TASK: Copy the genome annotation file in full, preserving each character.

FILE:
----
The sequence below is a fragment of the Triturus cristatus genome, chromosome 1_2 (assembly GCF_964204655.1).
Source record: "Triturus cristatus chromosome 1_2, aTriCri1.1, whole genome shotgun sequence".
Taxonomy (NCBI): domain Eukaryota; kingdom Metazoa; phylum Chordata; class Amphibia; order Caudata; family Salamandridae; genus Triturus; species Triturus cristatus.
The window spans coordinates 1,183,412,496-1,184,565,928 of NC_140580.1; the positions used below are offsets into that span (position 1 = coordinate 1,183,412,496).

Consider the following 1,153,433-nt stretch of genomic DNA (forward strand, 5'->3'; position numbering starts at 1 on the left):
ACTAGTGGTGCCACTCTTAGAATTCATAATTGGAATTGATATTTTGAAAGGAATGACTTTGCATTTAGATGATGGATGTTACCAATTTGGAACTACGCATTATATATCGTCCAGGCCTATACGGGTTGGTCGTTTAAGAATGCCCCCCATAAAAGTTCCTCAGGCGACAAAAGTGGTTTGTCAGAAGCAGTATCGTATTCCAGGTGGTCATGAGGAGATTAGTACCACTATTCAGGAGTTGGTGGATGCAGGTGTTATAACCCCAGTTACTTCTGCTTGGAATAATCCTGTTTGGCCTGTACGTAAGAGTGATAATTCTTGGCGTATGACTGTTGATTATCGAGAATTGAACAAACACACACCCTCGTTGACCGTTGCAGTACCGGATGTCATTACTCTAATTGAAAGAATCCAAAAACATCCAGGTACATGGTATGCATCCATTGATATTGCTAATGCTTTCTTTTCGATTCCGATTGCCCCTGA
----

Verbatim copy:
The sequence below is a fragment of the Triturus cristatus genome, chromosome 1_2 (assembly GCF_964204655.1).
Source record: "Triturus cristatus chromosome 1_2, aTriCri1.1, whole genome shotgun sequence".
Taxonomy (NCBI): domain Eukaryota; kingdom Metazoa; phylum Chordata; class Amphibia; order Caudata; family Salamandridae; genus Triturus; species Triturus cristatus.
The window spans coordinates 1,183,412,496-1,184,565,928 of NC_140580.1; the positions used below are offsets into that span (position 1 = coordinate 1,183,412,496).

Consider the following 1,153,433-nt stretch of genomic DNA (forward strand, 5'->3'; position numbering starts at 1 on the left):
ACTAGTGGTGCCACTCTTAGAATTCATAATTGGAATTGATATTTTGAAAGGAATGACTTTGCATTTAGATGATGGATGTTACCAATTTGGAACTACGCATTATATATCGTCCAGGCCTATACGGGTTGGTCGTTTAAGAATGCCCCCCATAAAAGTTCCTCAGGCGACAAAAGTGGTTTGTCAGAAGCAGTATCGTATTCCAGGTGGTCATGAGGAGATTAGTACCACTATTCAGGAGTTGGTGGATGCAGGTGTTATAACCCCAGTTACTTCTGCTTGGAATAATCCTGTTTGGCCTGTACGTAAGAGTGATAATTCTTGGCGTATGACTGTTGATTATCGAGAATTGAACAAACACACACCCTCGTTGACCGTTGCAGTACCGGATGTCATTACTCTAATTGAAAGAATCCAAAAACATCCAGGTACATGGTATGCATCCATTGATATTGCTAATGCTTTCTTTTCGATTCCGATTGCCCCTGA